the coming infrastructure bubble? – mammoth // building nothing out of something

the coming infrastructure bubble?

[Interior of an abandoned and incomplete home in a subdivision outside Phoenix, from an excellent slideshow of photographs taken by Edgar Martins, commissioned by the New York Times to document the real estate bust.]

I’d highly recommend reading or re-reading Eric Janszen’s “The Next Bubble”, which was published in Harper’s almost a year and a half ago.  Given the buzz surrounding the role of infrastructure and energy projects in the Obama administration’s recovery plan and the high percentage of the spending so far which is slated to be sunk into networks of connector highways being built primarily for the sake of spending money, its hard not find Janszen’s article eerily prescient:

There are a number of plausible candidates for the next bubble, but only a few meet all the criteria. Health care must expand to meet the needs of the aging baby boomers, but there is as yet no enabling government legislation to make way for a health-care bubble; the same holds true of the pharmaceutical industry, which could hyperinflate only if the Food and Drug Administration was gutted of its power. A second technology boom—under the rubric “Web 2.0”—is based on improvements to existing technology rather than any new discovery. The capital-intensive biotechnology industry will not inflate, as it requires too much specialized intelligence.

There is one industry that fits the bill: alternative energy, the development of more energy-efficient products, along with viable alternatives to oil, including wind, solar, and geothermal power, along with the use of nuclear energy to produce sustainable oil substitutes, such as liquefied hydrogen from water…

Supporting this alternative-energy bubble will be a boom in infrastructure—transportation and communications systems, water, and power…

Its important to note that Janszen doesn’t exactly mean that this bubble can or should be prevented, even if his prediction is correct (“the only thing worse than a new bubble would be its absence”).  In fact, he notes that he prefers the term ‘asset hyperinflation’ to ‘bubble’, as bubble carries conotations which may or may not apply to a given asset hyperinflation.  But it does seem like a healthy cautionary note that architects and landscape architects ought to listen to, lest we pin our hopes for the future of our professions on an industry as capable of flaming out as the real estate industry.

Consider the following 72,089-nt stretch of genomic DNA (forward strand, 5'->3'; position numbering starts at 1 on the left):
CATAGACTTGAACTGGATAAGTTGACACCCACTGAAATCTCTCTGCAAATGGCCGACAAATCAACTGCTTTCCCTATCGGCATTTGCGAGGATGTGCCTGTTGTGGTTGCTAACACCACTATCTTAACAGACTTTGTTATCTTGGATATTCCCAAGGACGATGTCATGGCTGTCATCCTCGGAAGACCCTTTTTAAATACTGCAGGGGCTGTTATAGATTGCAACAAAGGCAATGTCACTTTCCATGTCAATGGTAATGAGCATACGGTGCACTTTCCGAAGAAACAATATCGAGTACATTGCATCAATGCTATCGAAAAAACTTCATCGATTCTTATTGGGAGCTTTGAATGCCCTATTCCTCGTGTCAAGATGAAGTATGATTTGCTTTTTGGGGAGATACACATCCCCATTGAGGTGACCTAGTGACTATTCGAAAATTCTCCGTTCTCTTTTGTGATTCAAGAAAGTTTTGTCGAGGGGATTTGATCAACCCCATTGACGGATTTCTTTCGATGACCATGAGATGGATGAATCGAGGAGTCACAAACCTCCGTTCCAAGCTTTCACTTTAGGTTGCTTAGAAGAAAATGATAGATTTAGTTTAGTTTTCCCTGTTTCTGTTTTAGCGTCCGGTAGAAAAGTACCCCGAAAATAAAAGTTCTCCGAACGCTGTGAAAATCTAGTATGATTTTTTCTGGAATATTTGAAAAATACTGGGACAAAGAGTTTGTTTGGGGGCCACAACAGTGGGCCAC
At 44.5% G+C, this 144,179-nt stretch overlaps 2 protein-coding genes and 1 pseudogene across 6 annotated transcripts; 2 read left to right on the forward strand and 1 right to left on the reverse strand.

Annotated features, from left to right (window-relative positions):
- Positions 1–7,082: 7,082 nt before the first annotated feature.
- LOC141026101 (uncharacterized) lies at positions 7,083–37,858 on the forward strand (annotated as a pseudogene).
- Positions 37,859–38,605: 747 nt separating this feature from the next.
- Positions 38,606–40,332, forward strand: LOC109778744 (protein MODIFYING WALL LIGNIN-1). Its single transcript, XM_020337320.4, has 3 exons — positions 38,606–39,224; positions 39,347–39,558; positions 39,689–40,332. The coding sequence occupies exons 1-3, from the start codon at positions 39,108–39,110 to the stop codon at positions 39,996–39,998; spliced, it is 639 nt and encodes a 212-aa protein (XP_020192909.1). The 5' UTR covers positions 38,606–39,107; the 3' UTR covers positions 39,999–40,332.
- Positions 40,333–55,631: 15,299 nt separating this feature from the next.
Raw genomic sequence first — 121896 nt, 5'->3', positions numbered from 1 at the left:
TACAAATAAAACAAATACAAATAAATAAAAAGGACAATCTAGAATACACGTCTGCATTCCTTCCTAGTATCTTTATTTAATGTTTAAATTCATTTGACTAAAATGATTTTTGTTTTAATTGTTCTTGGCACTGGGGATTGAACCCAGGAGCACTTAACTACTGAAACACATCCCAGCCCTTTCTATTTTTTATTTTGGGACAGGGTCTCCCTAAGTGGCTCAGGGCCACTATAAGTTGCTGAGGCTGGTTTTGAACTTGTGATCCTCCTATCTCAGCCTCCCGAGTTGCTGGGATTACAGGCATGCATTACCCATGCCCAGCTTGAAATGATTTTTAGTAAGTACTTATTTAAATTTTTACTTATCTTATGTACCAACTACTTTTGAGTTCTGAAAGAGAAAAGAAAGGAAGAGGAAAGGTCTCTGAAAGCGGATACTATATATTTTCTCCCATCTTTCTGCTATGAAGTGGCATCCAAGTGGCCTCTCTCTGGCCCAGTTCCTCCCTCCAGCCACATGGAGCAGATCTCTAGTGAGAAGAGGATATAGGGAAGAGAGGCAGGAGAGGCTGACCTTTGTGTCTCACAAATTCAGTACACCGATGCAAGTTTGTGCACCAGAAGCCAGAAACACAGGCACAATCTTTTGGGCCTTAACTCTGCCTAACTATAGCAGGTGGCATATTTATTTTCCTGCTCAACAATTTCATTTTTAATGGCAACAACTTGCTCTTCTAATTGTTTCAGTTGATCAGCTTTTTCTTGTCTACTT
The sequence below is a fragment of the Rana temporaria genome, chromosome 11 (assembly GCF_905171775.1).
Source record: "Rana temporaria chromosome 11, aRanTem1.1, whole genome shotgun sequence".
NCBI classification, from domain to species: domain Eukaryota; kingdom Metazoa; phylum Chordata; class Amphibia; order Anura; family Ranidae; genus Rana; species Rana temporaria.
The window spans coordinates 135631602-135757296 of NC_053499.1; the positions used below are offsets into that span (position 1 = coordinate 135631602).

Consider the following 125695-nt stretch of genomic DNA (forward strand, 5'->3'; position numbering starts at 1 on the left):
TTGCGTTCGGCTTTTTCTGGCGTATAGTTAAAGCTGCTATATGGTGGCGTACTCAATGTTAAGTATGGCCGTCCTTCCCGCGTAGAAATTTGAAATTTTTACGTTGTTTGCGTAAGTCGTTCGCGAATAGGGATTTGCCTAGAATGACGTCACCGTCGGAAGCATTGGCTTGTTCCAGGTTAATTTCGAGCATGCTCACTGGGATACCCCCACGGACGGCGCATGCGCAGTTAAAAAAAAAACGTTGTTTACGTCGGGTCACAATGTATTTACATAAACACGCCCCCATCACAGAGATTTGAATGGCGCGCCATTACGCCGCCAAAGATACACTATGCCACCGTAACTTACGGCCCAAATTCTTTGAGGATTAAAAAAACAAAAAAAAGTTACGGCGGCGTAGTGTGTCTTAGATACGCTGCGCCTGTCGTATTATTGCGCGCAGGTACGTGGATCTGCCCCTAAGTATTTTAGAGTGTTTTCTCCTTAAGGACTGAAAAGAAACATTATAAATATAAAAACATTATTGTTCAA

- I was reminded of Janszen’s article by Varnelis, who should be your primary source for pessimism about the relationship between architecture and infrastructure, which I think is a necessary thing.

- a recent story about Janszen and his bubble prediction from NPR.
- a February 2008 interview at Grist with Janszen about his article.
- You can follow Janszen’s prognostications at  Which I’ve never visited.

6 Responses to “the coming infrastructure bubble?”

  1. Erik says:

    That photo you chose is, I believe, digitally edited to be symmetrical across the y-axis. I think the photographer flipped it and changed two or three small details.

    Look at the stairs, for example–they don’t go anywhere! And even in a house made to be symmetric, why would the interior wiring and piping be so perfectly symmetrical? Only the outer parts need to be. Look at the wooden ^ shapes in the center top–those could serve no purpose at all once they’re covered with walls.

  2. rholmes says:

    While that would certainly be a plausible explanation for the image, the slideshow claims that the photographs are produced without digital manipulation.

    On the other hand, this particular one is described as a ‘montage’, so you are certainly right that it is not a document of architectural conditions. I suppose “image composited from the interior of…” would have been a better description.

  3. “why would the interior wiring and piping be so perfectly symmetrical?”

    Why indeed. It would be fantastic if we were to learn that Edgar Martins didn’t digitally manipulate his photos. In fact, those stairs really don’t go anywhere and that there are these fine structural details that will only be later covered with walls.

    Because they were designed and mortgaged and built and bought by somnambulists who were violently woken up out of their stupor when the bottom of the credit market fell out.

    And next up, infrastructural absurdities.

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